- The Manuscript and Archives collections throughout the research libraries have original archival materials on various social movements. More information on accessing special collections >>
- For LGBT social movements, the Manuscript and Archives Division in the Stephen A. Schwarzman Building has an extensive LGBT activism collection.
- The Schomburg Center for Research in Black Culture is one of four major research collections that houses and collects papers and primary resources from the abolition and civil rights movements, among others. Contact the Manuscript, Archives and Rare Books Division for more information.
- The Dorot Jewish Division in the Stephen A. Schwarzman Building stores important oral history collections pertaining to political activism in the Jewish community.
- The NYPL Digital Gallery exhibits a variety of photographs of social movements and demonstrations in New York City and beyond.
- In NYPL's Articles and Databases, consider LGBT Life with Full Text, Everyday Life and Women in America, c1800-1920, African American Experience or the Amnesty International Library for reports, articles, and documents on various movements.
- The NYPL's Zinn Collection (available in the Microform Reading Room) have many materials devoted to political and social activism.
- Occupy Wall Street Library: This site provides "free, open and unrestricted access to the collection of books, magazines, newspapers, 'zines, pamphlets, and other materials that have been donated, collected, gathered and discovered during the occupation."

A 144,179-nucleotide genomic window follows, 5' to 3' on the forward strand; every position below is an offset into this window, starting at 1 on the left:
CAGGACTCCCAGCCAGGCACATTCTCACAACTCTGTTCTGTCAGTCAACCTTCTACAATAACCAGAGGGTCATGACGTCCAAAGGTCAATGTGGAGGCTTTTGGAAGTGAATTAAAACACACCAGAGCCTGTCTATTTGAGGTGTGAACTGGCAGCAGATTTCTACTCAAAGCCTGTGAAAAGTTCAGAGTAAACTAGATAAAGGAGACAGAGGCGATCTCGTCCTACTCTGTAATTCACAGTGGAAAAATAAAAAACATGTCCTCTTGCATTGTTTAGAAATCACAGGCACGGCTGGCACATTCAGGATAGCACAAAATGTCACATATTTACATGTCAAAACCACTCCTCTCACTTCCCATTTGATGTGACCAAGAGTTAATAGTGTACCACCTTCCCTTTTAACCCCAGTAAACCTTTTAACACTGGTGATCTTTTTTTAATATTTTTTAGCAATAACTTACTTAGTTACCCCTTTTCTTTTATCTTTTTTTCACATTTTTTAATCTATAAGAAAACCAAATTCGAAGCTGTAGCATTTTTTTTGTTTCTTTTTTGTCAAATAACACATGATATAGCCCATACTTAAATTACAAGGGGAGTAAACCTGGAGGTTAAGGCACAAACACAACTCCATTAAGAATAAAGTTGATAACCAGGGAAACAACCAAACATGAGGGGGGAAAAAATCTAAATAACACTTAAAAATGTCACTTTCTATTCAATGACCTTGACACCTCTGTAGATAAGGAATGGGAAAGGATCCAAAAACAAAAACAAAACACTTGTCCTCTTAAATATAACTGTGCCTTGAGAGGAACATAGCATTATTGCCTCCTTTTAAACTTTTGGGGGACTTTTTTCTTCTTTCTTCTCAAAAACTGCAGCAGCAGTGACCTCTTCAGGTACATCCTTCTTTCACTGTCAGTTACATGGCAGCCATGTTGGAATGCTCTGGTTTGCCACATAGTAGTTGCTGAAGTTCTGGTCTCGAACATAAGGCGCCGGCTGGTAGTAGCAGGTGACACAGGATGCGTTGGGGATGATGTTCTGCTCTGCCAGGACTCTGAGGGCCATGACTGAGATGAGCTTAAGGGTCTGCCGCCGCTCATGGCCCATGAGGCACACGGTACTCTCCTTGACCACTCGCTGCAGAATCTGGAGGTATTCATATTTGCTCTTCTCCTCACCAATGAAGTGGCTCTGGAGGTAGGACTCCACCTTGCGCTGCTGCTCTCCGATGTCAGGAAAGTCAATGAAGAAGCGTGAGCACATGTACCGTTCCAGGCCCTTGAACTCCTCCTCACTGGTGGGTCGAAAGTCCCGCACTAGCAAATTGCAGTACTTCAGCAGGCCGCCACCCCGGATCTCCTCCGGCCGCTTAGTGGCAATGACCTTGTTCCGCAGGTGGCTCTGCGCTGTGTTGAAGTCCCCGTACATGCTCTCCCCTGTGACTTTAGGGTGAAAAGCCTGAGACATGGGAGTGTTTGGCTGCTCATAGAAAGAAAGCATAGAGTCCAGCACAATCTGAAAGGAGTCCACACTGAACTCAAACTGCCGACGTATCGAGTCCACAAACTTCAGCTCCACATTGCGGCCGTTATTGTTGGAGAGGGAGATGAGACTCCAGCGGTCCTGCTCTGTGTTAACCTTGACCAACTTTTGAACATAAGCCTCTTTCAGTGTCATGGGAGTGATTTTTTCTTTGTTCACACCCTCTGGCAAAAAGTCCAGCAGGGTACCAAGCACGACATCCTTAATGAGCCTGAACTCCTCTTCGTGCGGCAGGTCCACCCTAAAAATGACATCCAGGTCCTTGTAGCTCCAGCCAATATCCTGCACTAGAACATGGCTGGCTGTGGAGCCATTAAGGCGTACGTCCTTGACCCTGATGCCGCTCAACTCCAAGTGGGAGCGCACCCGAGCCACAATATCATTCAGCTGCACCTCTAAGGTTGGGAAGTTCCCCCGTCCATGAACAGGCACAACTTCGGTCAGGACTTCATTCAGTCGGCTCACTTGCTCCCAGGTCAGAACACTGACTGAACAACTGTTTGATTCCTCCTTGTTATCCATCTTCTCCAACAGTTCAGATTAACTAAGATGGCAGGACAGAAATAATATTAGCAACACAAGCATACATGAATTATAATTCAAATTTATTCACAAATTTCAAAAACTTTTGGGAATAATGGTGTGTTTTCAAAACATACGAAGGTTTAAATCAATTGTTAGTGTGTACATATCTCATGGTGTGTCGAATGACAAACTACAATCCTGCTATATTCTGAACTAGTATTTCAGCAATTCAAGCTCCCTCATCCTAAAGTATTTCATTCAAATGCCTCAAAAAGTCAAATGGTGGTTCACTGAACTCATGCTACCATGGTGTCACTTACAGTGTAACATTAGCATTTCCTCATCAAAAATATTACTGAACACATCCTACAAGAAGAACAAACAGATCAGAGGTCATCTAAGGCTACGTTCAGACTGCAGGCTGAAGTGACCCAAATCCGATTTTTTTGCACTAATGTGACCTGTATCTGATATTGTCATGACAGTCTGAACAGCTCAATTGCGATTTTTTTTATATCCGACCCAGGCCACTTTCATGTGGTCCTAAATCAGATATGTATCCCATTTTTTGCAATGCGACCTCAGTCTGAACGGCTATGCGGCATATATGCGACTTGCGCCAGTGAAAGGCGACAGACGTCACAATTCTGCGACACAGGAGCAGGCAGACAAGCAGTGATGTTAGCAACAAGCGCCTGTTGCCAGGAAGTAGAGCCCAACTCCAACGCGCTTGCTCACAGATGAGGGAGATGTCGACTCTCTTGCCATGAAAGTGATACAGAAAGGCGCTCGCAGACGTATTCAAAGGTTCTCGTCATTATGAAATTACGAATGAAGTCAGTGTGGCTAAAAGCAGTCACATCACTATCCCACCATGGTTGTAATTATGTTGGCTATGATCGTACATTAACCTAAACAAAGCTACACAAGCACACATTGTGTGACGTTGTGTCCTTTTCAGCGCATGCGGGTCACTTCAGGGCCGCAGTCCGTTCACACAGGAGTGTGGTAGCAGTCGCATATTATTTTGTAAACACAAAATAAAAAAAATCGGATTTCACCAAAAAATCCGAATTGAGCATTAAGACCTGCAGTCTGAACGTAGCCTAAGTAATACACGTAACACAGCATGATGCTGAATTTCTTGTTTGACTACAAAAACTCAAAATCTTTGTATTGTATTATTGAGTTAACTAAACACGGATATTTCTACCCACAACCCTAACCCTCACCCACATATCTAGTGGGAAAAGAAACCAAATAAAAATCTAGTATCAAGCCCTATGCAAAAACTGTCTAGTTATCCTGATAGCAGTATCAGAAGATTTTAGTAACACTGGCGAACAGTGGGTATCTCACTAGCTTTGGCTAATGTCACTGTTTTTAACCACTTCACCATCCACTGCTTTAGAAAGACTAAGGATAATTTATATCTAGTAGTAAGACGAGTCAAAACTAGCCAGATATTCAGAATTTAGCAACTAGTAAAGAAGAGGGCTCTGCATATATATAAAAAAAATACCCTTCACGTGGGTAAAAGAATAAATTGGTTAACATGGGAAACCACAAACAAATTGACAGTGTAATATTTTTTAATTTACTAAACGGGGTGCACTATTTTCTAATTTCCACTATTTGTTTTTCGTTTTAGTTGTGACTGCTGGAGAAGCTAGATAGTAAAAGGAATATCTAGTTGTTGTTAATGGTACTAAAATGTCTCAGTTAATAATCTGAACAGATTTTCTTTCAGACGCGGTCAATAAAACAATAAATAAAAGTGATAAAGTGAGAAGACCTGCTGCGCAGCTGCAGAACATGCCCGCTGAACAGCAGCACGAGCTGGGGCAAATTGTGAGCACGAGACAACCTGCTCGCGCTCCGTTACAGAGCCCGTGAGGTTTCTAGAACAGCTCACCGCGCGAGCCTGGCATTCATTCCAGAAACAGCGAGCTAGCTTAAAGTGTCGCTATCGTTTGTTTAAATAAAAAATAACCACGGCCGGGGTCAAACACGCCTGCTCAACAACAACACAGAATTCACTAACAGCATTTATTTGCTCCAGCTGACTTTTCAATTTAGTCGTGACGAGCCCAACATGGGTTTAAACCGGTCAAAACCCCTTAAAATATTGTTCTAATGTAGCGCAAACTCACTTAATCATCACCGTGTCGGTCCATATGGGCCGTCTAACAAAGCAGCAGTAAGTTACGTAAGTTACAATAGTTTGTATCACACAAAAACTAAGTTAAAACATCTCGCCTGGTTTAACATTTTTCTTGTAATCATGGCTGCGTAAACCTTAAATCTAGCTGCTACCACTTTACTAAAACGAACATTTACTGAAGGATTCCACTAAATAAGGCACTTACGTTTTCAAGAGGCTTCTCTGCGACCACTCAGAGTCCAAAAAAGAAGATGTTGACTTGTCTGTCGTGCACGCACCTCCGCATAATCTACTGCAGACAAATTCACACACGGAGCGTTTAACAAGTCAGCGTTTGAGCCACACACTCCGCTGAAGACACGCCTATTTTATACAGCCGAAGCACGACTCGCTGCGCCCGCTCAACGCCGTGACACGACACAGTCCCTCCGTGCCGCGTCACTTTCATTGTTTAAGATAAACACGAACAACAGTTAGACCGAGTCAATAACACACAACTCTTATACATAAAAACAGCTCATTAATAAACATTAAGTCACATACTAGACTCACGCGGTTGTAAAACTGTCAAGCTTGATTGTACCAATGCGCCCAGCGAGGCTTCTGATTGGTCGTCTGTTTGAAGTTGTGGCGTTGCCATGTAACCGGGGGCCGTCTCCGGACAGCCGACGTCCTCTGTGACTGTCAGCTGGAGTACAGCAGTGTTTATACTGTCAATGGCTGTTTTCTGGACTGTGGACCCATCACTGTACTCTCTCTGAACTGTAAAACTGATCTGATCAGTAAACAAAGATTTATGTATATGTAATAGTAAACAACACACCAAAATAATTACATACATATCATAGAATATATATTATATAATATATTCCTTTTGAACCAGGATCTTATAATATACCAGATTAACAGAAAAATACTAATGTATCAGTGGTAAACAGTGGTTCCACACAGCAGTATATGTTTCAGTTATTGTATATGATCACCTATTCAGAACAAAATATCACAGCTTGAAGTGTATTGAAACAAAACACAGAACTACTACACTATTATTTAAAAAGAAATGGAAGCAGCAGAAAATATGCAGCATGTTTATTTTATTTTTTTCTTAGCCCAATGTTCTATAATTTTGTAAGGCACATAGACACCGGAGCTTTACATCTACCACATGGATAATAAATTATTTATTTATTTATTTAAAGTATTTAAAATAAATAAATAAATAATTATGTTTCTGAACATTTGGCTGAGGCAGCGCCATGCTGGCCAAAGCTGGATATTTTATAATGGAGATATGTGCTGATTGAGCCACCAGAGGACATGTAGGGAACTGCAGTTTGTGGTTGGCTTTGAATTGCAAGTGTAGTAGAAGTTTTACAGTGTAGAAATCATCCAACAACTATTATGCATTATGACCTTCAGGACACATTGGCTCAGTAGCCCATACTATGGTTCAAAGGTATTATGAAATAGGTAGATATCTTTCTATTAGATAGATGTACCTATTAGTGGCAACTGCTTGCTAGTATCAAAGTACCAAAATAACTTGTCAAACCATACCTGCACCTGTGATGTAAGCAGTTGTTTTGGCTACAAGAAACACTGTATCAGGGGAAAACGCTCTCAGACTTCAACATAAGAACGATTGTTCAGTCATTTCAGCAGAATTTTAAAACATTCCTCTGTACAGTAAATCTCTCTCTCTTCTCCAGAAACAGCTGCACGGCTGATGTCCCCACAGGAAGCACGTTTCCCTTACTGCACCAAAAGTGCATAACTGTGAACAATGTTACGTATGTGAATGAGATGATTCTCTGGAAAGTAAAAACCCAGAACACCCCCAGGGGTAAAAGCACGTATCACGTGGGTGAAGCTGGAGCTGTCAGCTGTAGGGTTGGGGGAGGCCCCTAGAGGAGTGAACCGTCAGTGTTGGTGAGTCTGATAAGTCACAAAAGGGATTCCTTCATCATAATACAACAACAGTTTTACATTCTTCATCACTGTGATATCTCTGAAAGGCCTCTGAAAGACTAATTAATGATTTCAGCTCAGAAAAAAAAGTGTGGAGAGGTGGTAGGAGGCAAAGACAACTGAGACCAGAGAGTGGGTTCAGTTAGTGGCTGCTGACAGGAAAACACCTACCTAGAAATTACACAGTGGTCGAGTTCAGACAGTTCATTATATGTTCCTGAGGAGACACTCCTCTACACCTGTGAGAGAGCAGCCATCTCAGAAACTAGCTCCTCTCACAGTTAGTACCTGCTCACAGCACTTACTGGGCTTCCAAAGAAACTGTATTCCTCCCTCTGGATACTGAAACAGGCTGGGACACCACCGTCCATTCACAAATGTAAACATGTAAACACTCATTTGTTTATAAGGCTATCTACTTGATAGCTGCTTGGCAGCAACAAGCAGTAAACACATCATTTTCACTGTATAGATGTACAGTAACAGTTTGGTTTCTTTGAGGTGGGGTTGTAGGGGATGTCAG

- For NYPL's collection on the Occupy Movement and NYPL's blog post on our collection.
- The NYU Tamiment Library & Robert F. Wagner Labor Archives: "The Tamiment Library's printed collections consist of books, pamphlets, and serials focusing on the history of labor, politics, political thought, civil rights, women's history, the Spanish Civil War, literature, the history of New York City, and the arts."
Selected Secondary Resources:
- In NYPL's Articles and Databases, consider looking for scholarly articles under the following databases: JSTOR, Project Muse, Nation Archive, and Academic Search Premier.
- Methods of Social Movement Research edited by Bert Klandermans and Suzanne Staggenborg is useful in understanding a variety of methods used in researching social movements.
- The Price of Dissent: Testimonies to Political Repression in America by Bud Schultz and Ruth Schultz is another helpful resource in analyzing social movements of the the twentieth century.
- Breadwinners: Working Women and Economic Independence, 1865-1920 by Lara Vapnek examines the working class women struggling for workplace equality.
- A Fierce Discontent: The Rise and Fall of the Progressive Movement in America, 1870-1920 by Michael E. McGerr focuses on the cultural, social and political elements of the progressive movement.
- For more secondary resources, contact the General Research and Reference Division at the Schomburg Center for Research in Black Culture, and the General Research Division and Milstein Division of U.S. History, Local History and Genealogy at the Stephen A. Schwarzman Building.